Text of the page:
For all my prodigious output as a blogger, reviewer, commenter, etc., the amount of fiction I produce is rather pathetic. Some of that is sheer laziness. Some of it is flailing around trying to figure out what I’m good at and what I enjoy. Some of that is the simple (most likely critic-inspired) fact that I’m a better reviser than drafter. But some of that is the way my life is organized and how I work as a writer — I really need an uninterrupted half hour (or even better full hour) in order to crank out a major chunk of text (for me that equals 250 words or more). That just doesn’t happen very often.
Lately, I’ve been writing more. Still at a snail’s pace — 300-500 words once or twice a week. But that’s huge for me. So what happened?
- I bought a huge pack of mini legal pads at Costco. I devote one pad to each story or essay.
- I decided that even if I am a discovery writer, I need a brief outline. It’s an obvious conclusion to come to, but it was Dan Wells (another discovery writer) that really convinced me to give it a try.
- I bought a Uniball 207 that allows me, a left-hander, to write smoothly and without smudging while on the bus.
These three factors mean that one morning or two per week, I write during my commute. Here’s the proof — one mini legal pad with the outline taped to the front and about 2/3 filled:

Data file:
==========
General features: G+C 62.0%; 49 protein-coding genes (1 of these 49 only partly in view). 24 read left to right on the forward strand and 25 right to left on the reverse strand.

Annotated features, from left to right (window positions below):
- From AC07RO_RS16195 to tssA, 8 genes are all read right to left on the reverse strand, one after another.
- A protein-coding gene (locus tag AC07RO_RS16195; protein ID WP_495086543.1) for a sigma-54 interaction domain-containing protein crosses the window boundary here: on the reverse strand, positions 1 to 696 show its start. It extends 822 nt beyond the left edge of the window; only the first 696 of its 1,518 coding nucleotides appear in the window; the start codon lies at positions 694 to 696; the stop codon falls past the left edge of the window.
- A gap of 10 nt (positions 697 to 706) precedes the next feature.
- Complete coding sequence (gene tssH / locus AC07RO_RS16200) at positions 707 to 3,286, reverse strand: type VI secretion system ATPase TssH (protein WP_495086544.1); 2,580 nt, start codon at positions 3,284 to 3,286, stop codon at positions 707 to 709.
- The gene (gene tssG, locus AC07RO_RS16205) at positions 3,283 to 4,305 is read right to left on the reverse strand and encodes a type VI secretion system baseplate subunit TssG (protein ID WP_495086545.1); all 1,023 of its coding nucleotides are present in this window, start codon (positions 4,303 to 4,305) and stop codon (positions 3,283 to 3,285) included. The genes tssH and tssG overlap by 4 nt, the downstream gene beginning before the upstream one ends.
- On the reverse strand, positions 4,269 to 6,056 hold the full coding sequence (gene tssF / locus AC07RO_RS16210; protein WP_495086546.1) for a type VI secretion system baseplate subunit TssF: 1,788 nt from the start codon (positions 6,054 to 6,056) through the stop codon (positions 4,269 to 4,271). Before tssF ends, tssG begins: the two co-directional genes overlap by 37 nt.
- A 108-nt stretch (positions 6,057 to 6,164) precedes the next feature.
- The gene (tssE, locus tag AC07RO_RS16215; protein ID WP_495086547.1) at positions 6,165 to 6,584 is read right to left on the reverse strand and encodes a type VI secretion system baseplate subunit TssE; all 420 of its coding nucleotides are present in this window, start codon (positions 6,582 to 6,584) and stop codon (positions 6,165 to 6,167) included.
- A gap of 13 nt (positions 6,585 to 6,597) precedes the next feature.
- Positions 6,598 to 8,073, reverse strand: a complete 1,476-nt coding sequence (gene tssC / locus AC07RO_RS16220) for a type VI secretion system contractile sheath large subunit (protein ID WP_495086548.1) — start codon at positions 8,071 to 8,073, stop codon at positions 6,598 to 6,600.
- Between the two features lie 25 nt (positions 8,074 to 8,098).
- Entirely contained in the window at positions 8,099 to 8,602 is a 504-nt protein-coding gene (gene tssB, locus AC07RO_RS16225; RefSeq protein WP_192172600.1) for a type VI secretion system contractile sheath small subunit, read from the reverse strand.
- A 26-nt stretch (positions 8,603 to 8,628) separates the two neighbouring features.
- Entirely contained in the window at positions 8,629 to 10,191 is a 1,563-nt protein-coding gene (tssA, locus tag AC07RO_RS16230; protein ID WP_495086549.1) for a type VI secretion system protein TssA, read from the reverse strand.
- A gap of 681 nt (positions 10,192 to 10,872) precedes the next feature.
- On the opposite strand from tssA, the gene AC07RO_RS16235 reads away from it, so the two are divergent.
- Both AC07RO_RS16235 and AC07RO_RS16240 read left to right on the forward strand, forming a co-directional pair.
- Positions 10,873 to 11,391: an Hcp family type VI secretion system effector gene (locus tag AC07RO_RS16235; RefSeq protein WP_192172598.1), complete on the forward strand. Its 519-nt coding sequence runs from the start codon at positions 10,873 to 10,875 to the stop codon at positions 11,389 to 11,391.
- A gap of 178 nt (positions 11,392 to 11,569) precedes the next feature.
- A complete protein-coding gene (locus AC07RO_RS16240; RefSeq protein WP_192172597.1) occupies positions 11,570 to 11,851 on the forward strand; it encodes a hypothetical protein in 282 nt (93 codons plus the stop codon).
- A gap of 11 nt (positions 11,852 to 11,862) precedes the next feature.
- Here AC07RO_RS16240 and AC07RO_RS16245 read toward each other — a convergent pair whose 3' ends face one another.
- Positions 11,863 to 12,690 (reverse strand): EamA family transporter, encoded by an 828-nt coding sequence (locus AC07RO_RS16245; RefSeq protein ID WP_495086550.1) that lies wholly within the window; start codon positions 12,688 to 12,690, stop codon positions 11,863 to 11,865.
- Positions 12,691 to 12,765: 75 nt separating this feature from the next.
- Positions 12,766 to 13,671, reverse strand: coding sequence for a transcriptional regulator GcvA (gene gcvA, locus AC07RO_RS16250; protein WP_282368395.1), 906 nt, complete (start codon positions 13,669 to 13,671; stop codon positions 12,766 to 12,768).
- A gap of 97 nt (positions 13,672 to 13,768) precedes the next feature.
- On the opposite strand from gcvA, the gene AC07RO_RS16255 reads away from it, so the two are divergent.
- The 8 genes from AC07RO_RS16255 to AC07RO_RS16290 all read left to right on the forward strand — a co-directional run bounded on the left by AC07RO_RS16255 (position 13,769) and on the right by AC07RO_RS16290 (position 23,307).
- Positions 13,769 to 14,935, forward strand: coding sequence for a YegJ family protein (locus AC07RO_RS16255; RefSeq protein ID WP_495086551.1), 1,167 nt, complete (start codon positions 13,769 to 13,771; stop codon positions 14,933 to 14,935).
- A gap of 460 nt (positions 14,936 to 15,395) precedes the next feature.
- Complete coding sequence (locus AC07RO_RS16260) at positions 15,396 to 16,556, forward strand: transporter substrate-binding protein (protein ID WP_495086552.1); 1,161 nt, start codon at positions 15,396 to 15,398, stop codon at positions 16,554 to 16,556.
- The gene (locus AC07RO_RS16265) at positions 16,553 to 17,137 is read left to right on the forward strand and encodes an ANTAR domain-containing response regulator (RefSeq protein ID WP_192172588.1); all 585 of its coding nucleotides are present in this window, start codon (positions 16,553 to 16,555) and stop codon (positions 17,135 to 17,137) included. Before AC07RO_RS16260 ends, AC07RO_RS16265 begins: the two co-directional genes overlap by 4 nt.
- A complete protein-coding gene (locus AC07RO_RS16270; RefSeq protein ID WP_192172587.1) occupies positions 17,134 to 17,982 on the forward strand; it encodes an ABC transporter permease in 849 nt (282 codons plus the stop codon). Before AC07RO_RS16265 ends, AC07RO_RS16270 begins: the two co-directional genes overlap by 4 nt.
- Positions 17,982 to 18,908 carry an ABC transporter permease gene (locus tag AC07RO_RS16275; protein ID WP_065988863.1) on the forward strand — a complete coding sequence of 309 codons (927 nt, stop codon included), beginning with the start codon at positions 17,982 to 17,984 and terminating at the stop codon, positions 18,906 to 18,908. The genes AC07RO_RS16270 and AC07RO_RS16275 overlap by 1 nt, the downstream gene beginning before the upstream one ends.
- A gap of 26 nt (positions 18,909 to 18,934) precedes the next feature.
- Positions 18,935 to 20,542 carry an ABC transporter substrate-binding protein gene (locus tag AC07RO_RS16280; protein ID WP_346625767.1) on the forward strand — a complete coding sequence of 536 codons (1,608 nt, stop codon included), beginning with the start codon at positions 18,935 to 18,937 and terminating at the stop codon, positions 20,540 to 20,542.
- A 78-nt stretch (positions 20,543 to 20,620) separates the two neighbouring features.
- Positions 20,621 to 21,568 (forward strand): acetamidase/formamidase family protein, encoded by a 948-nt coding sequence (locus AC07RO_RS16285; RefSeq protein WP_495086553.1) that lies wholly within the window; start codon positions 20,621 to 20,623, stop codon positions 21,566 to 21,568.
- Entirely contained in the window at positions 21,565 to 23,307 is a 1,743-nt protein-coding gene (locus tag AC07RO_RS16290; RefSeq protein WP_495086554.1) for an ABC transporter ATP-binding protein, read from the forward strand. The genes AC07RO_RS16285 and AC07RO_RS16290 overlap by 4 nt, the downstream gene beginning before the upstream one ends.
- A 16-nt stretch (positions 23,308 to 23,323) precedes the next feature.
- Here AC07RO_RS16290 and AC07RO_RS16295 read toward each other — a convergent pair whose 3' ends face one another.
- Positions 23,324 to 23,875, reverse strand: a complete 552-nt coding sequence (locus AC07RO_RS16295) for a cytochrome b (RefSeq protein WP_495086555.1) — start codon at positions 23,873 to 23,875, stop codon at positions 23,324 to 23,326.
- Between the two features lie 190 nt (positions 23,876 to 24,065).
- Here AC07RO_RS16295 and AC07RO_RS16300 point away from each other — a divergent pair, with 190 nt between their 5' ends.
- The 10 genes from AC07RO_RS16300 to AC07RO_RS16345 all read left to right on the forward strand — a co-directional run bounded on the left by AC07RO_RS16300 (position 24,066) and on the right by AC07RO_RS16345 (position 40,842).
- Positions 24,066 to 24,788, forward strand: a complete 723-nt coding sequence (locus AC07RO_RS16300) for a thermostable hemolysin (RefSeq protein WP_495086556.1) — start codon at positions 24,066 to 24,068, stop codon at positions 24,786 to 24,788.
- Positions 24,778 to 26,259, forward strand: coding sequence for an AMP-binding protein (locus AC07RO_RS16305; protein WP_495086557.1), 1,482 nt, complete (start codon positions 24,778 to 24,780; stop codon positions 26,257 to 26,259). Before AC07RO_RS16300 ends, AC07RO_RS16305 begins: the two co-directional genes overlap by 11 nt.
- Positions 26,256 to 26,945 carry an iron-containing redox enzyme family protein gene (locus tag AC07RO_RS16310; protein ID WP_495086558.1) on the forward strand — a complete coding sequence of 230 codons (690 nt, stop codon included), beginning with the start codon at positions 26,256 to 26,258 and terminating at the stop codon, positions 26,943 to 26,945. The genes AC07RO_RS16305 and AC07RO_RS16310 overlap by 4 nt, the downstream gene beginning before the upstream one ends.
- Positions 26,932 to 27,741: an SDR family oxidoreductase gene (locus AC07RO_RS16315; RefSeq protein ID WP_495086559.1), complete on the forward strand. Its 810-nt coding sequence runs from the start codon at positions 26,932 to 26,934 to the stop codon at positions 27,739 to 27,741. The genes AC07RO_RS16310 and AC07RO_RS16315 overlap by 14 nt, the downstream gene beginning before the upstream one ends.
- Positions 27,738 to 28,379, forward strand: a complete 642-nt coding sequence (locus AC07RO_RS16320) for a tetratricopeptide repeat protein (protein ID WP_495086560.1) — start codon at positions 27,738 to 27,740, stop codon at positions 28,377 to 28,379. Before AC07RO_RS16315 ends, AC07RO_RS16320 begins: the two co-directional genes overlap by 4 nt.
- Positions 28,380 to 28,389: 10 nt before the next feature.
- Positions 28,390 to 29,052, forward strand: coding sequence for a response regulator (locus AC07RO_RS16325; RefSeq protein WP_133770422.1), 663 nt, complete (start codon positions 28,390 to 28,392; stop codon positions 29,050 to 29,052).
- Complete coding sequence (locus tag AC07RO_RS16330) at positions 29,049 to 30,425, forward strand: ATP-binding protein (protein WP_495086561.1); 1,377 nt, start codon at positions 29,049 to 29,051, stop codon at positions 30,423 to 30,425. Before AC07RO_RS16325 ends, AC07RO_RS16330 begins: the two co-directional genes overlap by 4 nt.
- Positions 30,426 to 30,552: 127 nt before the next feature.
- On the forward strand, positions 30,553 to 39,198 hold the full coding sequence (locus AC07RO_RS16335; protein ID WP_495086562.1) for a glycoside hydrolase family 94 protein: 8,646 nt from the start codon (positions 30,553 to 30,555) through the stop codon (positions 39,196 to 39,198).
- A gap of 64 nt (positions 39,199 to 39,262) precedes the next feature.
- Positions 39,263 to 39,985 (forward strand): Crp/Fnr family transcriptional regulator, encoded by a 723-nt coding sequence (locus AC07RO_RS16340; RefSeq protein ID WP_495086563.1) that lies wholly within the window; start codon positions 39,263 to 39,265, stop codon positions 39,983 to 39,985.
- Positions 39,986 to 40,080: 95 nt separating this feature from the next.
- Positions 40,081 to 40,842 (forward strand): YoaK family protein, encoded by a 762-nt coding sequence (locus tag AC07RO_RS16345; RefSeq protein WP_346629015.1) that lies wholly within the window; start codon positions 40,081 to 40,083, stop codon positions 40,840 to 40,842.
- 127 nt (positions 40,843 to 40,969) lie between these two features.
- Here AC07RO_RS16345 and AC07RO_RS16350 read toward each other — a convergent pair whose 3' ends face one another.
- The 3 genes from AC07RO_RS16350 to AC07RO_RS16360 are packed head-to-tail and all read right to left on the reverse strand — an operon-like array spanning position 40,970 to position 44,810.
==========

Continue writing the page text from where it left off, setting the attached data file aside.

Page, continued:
What this means, though, is that less of my bus time will be devoted to reading. For all the gung-ho writers out there this may seem like not such a big deal. Besides, I still have the ride home, which means at least 45 minutes of reading per work day. That’s a lot for most people. But it still feels like a sacrifice to me. Instead of three books a week, it’ll be one, which is probably why I’m still fighting this system and not writing every single morning.
So here’s my point: figure out where you have time and what you physically need to be able to write. I’ve tried writing on the bus before. But my other systems led to juggling too much paper and illegible handwriting (or waiting until I can spend money on a netbook or other device). The actual mundane system seems pretty lame when it’s put in words, but who cares — so far it’s working.
And here’s my other point: write more; read less.